Statement of NGOs on Photo and Video Shooting in Polling Stations
On September 24, 2-12, several days before the parliamentary elections, the Central Elections Commission adopted a resolution N42/2012 regulating photo and video shooting at election precincts on the polling day.
The resolution was appealed by ISFED and other NGOs in all court instances one year ago, seeking its annulment. However the claim was regrettably rejected by all courts. Considering that the CEC is considering expediency of the resolution, we would like to express once more our position about the issue.
We believe that the resolution contradicts the right to video and photo recording envisaged by para.25, Article 8 of the Election Code of Georgia due to the following circumstances: Under the cited provision, persons authorized to be present at the polling place are entitled to conduct photo and video shooting of the polling station, except for the polling booths and as long as it does not obstruct the work of the commission.
The noted provision is delegating the right restriction of which is outside the scope of the authority of an administrative agency by means of a sublegal normative act. The CEC’s resolution restricts the right to photo and video shooting more than it is envisaged by the Election Code. For instance, under para.2, Article 2 of the resolution, minimum distance between photo or video shooter and an object of shooting is at least three meters. Further, under para.4, Article 3 of the Resolution if an individual relocates or leaves the polling station with a camera, s/he loses the right to shoot. Additionally, many norms of the resolution are ambiguous, allowing different interpretation making it possible to restrict the right to photo and video recording even more. Under para.2, Article 30 of the Election Code of Georgia, resolution of the CEC is a sublegal normative act that can only be adopted in cases expressly defined by law; further, the resolution can be used to adopt an instruction describing individual election procedures that may not contain any new norm that differs from applicable law and that may provide detailed description of a procedure envisaged by law. The existing resolution falls short of the requirement of the Election Code as para.25, Article 8 of the Election Code does not straightforwardly call for adoption of resolution and determination of additional procedure. Further, as noted above, the resolution places prohibitions of photo and video shooting broader than those envisaged by the Election Code.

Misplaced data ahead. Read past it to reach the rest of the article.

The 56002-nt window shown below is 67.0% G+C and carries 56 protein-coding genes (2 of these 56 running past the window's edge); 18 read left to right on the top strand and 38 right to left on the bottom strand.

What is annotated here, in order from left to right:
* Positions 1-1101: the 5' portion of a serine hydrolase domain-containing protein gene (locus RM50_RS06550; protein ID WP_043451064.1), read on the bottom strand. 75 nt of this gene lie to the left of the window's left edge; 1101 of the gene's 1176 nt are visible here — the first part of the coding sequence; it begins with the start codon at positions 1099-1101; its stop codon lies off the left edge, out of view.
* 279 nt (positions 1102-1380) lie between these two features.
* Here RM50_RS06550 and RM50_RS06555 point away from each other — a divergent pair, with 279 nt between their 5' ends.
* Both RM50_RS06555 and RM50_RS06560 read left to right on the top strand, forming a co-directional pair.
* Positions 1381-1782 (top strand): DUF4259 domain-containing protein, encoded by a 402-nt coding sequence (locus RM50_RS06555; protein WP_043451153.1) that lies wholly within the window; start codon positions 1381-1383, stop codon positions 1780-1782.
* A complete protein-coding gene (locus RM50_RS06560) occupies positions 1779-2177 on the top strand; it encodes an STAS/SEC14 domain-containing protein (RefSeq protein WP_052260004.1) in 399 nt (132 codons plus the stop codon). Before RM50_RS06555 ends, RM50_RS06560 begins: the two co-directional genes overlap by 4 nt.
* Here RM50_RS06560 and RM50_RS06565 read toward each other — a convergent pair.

This way, the resolution goes beyond the stipulations of law and establishes restricting norms that diverge from the Election Code. The resolution clearly restricts the right to photo and video shooting envisaged by para.25, Article 8 of the Election Code, which we deem unacceptable. Therefore, we call on the CEC to put to vote annulment of illegal provisions of the resolution.